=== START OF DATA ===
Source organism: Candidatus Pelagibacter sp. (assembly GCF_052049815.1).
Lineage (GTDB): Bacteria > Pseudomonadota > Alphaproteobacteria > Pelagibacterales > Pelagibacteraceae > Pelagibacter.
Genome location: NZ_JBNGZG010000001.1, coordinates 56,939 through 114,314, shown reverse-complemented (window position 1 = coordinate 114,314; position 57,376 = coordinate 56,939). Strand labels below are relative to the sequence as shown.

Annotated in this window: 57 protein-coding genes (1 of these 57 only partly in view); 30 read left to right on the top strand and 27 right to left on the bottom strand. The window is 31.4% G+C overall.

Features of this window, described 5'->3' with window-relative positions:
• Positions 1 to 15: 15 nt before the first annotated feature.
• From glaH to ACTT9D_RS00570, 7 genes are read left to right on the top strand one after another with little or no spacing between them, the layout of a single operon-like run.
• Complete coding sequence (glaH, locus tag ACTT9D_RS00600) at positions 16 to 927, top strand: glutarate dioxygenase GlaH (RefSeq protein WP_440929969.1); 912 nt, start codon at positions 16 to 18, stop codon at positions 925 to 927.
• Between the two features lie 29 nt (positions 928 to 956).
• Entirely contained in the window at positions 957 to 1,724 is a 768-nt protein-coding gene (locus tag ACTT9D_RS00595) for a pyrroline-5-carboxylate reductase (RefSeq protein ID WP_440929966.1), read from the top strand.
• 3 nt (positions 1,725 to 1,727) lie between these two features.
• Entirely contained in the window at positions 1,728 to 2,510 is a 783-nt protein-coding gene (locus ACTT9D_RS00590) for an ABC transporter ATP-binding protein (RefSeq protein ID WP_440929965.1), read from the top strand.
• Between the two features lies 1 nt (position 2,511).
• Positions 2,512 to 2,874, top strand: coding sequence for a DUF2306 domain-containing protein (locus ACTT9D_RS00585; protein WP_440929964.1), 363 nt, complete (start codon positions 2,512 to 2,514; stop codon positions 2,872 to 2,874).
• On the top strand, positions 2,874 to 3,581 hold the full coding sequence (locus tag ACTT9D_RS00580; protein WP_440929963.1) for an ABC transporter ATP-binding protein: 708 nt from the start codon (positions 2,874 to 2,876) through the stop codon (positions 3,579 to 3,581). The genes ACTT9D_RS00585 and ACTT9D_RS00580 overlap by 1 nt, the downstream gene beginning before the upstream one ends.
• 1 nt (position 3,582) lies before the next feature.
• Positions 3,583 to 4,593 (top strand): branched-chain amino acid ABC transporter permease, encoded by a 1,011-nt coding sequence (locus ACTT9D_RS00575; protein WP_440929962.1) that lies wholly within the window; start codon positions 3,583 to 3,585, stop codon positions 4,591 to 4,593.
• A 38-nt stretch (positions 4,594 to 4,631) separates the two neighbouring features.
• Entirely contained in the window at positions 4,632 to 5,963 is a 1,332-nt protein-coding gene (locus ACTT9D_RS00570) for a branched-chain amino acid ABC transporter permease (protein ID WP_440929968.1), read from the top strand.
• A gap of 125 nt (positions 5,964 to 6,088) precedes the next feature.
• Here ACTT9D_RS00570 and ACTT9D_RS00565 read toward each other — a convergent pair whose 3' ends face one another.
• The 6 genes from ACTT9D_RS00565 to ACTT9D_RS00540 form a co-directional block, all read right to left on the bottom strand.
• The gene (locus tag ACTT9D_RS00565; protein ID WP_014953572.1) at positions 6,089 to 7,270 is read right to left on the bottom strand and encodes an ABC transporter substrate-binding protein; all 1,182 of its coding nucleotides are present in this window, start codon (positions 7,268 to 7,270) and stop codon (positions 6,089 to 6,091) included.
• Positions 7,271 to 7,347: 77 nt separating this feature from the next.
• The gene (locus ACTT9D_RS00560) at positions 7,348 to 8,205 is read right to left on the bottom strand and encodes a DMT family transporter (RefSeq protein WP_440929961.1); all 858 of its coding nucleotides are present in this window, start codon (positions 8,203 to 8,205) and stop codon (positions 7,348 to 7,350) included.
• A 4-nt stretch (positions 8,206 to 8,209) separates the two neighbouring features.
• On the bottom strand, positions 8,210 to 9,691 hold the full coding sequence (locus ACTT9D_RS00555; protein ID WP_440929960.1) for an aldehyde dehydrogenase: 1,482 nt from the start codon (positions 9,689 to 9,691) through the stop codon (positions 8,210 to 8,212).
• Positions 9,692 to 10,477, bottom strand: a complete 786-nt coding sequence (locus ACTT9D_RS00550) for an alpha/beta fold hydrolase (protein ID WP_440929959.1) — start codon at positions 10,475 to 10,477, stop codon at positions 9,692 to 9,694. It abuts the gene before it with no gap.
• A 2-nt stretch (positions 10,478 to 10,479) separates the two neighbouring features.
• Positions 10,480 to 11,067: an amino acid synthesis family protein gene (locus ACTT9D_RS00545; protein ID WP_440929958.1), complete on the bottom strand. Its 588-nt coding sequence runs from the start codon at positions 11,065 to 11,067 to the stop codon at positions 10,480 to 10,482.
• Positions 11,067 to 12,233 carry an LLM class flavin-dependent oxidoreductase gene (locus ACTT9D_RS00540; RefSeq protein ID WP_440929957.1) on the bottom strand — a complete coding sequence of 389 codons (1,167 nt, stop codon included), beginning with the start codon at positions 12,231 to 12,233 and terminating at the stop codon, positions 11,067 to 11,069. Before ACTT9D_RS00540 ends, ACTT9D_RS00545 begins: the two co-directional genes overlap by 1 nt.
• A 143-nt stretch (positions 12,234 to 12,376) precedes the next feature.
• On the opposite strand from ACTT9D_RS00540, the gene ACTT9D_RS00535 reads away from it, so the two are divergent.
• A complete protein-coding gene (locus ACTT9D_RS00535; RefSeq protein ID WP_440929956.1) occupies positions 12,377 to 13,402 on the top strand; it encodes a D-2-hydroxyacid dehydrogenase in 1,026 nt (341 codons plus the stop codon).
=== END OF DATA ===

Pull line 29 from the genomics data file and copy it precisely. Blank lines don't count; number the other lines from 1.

• A 2-nt stretch (positions 10,478 to 10,479) separates the two neighbouring features.